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NJSNA Celebrates Legislative Victory to Protect Public Health, Vulnerable Populations

NJSNA Celebrates Legislative Victory to Protect Public Health, Vulnerable Populations

Gov. Phil Murphy Signs Earned Sick Day Legislation into Law

Judith Schmidt, MSN, DHA (c) RN, CCRN and NJSNA CEO (far left, in pink), watches as Gov. Phil Murphy signs the Earned Sick and Safe Days Act into law during a ceremony at the War Memorial in Trenton.

TRENTON, N.J.—May 2, 2018—On behalf of hard-working employees, the New Jersey State Nurses Association (NJSNA) celebrated an important legislative victory today when Gov. Phil Murphy signed the Earned Sick and Safe Days Act into law during a ceremony at the War Memorial.

The legislation will give employees the ability to stay home when sick and use earned sick time to get paid, once the law goes into effect in 180 days.

Under the bill, New Jersey workers will earn one hour of sick time for every 30 hours worked, up to a maximum of 40 hours (five days) in a calendar year. These hours can be used for the employees’ illness, preventative medical care and dependent care.

“This is a huge win for the employees of New Jersey, who will no longer have to make the choice between staying home when they are sick or caring for a sick dependent,” said Judith Schmidt, MSN, DHA (c) RN, CCRN and CEO of the New Jersey State Nurses Association (NJSNA) as she witnessed the signing. “Staying home when sick—both adults and children—is essential for public health to reduce the spread of germs and viruses. This legislation could save lives as employees no longer have to make the choice between staying home sick or making money to pay their bills. It’s good public health policy.”

This flu season is the perfect example. Four New Jersey children have died from influenza, and at least 114 children have perished nationally this year. More than 63 adults have died from the disease this season. There are almost 24,000 laboratory-confirmed flu cases reported in New Jersey residents as of late April, according to the New Jersey Department of Health. Schools closed because so many employees and pupils are becoming ill.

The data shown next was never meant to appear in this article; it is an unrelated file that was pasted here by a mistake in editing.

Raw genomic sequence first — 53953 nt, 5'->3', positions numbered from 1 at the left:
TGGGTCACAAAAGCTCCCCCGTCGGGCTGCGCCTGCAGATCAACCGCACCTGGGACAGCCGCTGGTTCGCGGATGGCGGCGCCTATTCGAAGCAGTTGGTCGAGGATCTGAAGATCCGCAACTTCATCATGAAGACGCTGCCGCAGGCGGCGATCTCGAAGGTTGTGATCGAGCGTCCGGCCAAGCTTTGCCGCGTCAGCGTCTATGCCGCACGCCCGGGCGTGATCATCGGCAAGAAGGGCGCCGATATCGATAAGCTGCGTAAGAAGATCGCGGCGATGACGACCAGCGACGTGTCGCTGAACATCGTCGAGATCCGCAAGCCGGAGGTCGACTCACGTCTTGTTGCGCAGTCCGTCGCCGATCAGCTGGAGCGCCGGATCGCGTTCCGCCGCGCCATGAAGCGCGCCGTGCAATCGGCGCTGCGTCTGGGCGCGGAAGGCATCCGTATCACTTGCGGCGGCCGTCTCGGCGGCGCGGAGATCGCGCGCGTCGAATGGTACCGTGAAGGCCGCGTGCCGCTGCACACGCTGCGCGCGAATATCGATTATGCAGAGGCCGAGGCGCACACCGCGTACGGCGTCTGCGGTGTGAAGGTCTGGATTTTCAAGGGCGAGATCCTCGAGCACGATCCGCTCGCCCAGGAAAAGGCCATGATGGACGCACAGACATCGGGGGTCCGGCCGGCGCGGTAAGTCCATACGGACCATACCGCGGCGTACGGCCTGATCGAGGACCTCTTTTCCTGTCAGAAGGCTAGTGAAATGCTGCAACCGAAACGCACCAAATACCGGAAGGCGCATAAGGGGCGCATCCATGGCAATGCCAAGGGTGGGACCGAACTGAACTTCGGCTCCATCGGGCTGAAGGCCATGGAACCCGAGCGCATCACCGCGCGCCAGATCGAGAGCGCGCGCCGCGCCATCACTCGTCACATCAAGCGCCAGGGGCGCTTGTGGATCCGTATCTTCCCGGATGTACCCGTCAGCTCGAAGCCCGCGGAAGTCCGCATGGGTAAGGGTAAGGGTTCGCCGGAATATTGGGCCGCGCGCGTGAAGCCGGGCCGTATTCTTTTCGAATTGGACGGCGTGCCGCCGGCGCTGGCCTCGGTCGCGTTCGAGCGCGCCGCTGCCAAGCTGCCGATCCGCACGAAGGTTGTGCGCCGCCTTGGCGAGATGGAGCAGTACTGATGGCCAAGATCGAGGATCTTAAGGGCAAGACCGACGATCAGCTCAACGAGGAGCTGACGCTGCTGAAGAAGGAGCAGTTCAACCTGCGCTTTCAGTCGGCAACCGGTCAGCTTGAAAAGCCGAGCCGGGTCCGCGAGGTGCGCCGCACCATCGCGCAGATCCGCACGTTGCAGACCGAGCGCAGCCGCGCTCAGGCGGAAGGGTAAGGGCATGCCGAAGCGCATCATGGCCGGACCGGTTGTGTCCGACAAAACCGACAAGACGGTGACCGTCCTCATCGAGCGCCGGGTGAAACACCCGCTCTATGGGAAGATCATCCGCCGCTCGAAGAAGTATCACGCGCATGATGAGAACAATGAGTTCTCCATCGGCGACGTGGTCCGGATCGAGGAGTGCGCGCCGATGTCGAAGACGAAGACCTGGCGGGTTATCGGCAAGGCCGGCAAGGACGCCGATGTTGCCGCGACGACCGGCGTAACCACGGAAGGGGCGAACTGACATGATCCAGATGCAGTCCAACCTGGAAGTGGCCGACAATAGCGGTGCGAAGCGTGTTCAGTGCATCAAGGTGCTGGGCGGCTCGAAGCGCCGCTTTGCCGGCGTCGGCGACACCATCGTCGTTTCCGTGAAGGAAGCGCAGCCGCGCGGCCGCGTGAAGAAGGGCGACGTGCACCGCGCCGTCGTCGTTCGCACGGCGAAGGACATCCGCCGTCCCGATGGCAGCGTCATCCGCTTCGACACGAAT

“My colleagues in the Legislature and Gov. Murphy recognize that workers should not have to make a choice between caring for their own or their family members’ health and receiving a paycheck,” said Senator Loretta Weinberg (D-37), one of the bill’s sponsors. “I am happy to see this bill signed into law today because it is past time that New Jersey treats earned sick leave as a basic workers’ right.”

“I’m proud to stand with Gov. Murphy as he signs this groundbreaking legislation to guarantee workers throughout New Jersey the ability to earn paid sick days, ensuring they no longer have to choose between their health and their economic security,” added Assemblywoman Pamela Lampitt (D-6), one of the bill’s sponsors. “There are over 1.2 million employees in New Jersey who previously could not take a day to care for themselves and their families, but this law will ensure that these individuals have access to the earned sick days they deserve.”

All too often, the employees who go to work sick are those in lower paying jobs, such as retail and other minimum wage positions, without paid sick days. More than three-quarters of Garden State food service and hotel workers do not have a single paid sick day. Child care center and nursing home workers also overwhelmingly lack paid sick days and they are the ones caring for the state’s most vulnerable and medically fragile residents.

Disadvantaged employees feel compelled to come to work while they are sick, sneezing or coughing. As a result, they expose co-workers and customers to their germs. Employer paid sick days will reduce the spread of extremely transmittable viruses—such as influenza, norovirus or stomach flu and the common cold—while encouraging employees to take care of themselves with well visits to the doctor long before an illness requires a trip to the emergency room.

“Now that people have the option to take time off for medical care, their illness is less likely to become an emergency. It is far less expensive to treat a patient in a doctor’s office or urgent care clinic than in the hospital emergency room,” Schmidt said. “Earned sick days will help mitigate the rising costs of health care in this state as fewer people become ill because sick people will now be able to stay home and not worry about losing a day’s pay.”

In addition to NJSNA, Health Professionals & Allied Employees (HPAE) and the New Jersey Time to Care Coalition also advocated for the legislation.


NJSNA, which was established in 1901, is a constituent member of the American Nurses Association.  The New Jersey State Nurses Association (NJSNA) represents the interests of 125,000 registered nurses and advanced practice nurses as an advocate for the nursing profession. NJSNA’s lobbying arm continues to protect the nursing profession through legislative victories. Its nonprofit foundation, Institute for Nursing, helps nurses further their careers by providing continuing education, scholarships and research grants in addition to invaluable networking opportunities. For more information, nurses can visit www.njsna.org or contact NJSNA at njsna@njsna.org or (609) 883-5335.

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